Tocqueville, Reisman, and Baudrillard on American culture

In 1831, French lawyer Alexis de Tocqueville received permission to visit the United States and study its penal system for three months.  Using this official trip to study the young nation, Tocqueville also pursued his own research of the American democratic system.  In his later study, Tocqueville posits that America represents democracy at its purist form because, unlike the European states, no governmental system existed in the New World prior to the American form of democracy.  In his study of the United States, Tocqueville sought to better understand and report on American government and society as he believed that democracy would eventually come to Europe.  The resultant work, Democracy in America, describes the democratic features of American society and is both praising and critical of the American governing system; moreover, as he wrote this study in anticipation of democracy reaching Europe, Tocqueville compares the European and the American governing systems, attempting to explain the transition from aristocracy to democracy.  Since its publication in 1835, Tocqueville’s study remains highly influential and every U.S. president since 1954 has quoted his words.  Moreover, as the first sociological study of the United States, any scholar seeking to explain American society must address the observations made by Tocqueville.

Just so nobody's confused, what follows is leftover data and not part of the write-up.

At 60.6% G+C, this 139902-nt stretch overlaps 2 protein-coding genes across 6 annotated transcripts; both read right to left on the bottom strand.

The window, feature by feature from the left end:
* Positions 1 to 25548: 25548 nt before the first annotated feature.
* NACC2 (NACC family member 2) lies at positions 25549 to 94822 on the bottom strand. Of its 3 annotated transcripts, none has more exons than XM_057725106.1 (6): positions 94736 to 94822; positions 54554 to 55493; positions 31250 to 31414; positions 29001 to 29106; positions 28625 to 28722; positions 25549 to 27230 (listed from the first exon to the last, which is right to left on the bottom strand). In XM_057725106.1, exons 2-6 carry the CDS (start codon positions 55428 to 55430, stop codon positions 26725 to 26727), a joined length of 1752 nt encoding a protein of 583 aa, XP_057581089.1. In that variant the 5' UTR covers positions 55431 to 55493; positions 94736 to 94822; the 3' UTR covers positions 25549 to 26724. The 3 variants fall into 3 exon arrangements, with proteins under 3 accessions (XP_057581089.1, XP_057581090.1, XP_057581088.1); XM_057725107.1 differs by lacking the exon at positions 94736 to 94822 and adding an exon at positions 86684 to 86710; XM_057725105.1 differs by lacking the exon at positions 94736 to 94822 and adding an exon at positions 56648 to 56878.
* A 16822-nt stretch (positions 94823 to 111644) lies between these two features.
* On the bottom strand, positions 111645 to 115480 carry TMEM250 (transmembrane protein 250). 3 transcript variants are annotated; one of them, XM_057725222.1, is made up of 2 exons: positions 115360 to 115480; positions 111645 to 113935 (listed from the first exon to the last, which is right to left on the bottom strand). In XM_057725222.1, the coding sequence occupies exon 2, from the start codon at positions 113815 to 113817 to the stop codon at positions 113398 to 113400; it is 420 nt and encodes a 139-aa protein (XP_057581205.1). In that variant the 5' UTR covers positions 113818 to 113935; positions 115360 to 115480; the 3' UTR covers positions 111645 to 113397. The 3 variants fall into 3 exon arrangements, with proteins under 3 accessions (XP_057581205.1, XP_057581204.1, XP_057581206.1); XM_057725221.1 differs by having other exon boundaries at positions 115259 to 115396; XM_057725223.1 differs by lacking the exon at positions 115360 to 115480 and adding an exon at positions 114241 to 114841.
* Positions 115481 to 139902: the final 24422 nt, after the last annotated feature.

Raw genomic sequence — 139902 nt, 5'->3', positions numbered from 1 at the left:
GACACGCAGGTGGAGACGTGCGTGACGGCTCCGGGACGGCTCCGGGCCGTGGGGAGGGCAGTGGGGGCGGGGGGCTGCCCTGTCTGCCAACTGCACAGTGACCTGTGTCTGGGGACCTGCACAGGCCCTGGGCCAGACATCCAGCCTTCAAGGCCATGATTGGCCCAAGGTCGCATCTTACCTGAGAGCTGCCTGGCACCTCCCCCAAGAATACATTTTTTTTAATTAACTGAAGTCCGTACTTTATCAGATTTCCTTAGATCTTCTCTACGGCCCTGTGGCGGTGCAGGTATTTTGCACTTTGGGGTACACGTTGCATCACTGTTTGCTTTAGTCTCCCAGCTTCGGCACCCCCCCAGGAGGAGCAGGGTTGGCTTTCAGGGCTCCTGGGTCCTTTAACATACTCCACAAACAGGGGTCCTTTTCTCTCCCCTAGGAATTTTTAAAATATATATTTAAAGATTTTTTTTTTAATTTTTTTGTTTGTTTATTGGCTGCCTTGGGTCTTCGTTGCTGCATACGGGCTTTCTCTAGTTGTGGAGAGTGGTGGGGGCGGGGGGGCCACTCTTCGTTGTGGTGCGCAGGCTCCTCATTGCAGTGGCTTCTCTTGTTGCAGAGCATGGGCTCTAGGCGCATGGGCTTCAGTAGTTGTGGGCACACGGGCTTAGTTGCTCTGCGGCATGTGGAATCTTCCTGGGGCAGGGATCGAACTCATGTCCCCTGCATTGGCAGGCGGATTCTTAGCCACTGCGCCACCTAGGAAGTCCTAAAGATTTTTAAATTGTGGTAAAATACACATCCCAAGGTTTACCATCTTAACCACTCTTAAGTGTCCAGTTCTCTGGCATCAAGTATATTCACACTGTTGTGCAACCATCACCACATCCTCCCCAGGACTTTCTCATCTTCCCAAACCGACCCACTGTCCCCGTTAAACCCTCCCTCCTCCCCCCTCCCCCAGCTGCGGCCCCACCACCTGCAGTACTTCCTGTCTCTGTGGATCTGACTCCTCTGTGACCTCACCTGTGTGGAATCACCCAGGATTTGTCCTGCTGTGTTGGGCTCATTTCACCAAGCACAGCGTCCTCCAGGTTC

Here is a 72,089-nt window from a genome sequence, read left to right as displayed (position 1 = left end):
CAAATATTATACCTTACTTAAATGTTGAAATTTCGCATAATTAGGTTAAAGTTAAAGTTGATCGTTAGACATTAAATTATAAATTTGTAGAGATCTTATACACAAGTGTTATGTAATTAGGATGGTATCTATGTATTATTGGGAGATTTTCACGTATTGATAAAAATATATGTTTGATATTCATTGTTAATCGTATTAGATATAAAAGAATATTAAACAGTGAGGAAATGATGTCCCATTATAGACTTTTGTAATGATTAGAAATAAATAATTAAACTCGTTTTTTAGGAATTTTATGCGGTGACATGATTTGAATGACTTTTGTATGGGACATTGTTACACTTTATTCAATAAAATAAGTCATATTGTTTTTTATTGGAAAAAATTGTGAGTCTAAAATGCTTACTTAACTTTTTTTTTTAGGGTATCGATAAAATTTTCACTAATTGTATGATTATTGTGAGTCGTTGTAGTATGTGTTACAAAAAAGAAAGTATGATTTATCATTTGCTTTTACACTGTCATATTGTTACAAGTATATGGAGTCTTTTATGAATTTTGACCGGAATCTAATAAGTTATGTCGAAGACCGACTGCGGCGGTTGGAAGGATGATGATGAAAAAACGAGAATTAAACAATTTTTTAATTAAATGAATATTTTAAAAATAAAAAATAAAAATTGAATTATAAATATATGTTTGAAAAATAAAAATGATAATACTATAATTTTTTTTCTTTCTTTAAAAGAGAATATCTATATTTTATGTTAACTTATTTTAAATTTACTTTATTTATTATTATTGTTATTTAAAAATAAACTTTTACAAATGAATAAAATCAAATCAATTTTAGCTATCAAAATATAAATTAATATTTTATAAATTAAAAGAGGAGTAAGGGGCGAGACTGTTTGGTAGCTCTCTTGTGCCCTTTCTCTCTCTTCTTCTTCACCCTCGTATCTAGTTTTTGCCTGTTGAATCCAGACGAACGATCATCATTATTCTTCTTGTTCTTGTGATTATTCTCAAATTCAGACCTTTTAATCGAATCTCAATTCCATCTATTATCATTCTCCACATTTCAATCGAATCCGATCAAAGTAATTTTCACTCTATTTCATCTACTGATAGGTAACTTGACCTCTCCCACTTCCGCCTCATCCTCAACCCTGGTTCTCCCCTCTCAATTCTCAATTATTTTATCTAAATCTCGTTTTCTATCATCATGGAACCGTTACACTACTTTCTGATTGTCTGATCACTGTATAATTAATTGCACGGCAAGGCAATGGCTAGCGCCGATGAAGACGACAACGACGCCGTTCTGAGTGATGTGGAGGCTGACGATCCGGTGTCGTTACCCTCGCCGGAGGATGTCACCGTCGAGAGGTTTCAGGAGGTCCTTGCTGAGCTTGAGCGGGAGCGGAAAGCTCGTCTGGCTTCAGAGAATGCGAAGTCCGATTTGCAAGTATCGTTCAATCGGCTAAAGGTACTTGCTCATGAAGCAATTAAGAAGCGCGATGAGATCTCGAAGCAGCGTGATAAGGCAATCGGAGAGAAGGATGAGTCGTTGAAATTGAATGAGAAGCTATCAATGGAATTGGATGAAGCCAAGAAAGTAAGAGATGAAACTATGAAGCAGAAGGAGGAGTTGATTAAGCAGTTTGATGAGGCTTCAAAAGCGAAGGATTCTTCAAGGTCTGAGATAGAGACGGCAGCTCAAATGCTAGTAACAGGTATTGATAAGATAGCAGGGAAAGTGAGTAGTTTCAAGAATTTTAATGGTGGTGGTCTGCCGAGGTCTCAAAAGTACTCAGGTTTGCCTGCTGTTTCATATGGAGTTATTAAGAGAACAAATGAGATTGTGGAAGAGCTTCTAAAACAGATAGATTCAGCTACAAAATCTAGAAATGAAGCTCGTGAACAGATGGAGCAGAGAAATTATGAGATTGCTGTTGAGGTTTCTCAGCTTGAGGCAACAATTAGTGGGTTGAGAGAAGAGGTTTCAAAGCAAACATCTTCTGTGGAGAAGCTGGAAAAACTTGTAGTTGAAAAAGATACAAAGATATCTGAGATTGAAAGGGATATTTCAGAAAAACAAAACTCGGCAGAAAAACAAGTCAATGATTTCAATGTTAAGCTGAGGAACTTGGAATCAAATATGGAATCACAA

This was no different for David Riesman when he wrote his seminal work, The Lonely Crowd, and he explicitly states that his study is “devoted to discussing the differences” between Tocqueville’s America and late 20th century American. (19) For Riesman, Tocqueville’s Americans rely on their own talent to define themselves and are mainly concerned with their narrow circle of family and self, having little energy for public life.  Riesman defines this type of social character as “inner-directed” and characterizes them as individuals who live like they were taught as children – they conform to the values of religion or family which guide them throughout their lives.  However, Riesman observes that Tocqueville’s inner-directed social type is being overtaken by a new social character, one he defines as “other-directed.”  In contrast to the inner-directed, the other directed types receive their direction from reference communities – friends, peer groups, actors, and acquaintances – and they are constantly in the process of observing signals from others on how to behave, dress, and act.  For Riesman, it is these other-directed individuals that are becoming the dominant type of individual in America, and it is this other-directed individual that he juxtaposes with Tocqueville’s 19th century inner-directed American.  In comparing the inner- and other-directed character types, Riesman often quotes Tocqueville’s descriptions of the inner-directed which he follows with an analysis of the transformation from inner- to other-directed.  At the beginning of Chapter VII, Riesman quotes Tocqueville: “Life would have no relish for them [Americans], and they show more attachment to their cares than aristocratic nations due their pleasures.” (141) In this quote, Tocqueville is stating that 19th century American’s are constantly preoccupied with the next project because their cares are important to survival and increasing their personal wealth, making seriousness a national trait.  Yet Riesman states that for Americans today the “sphere of pleasures has become the sphere of cares.” (141) Thus for Riesman, Americans are still attached to their cares but today their cares are pleasures – rather than caring about survival or personal wealth Americans now care about pleasures.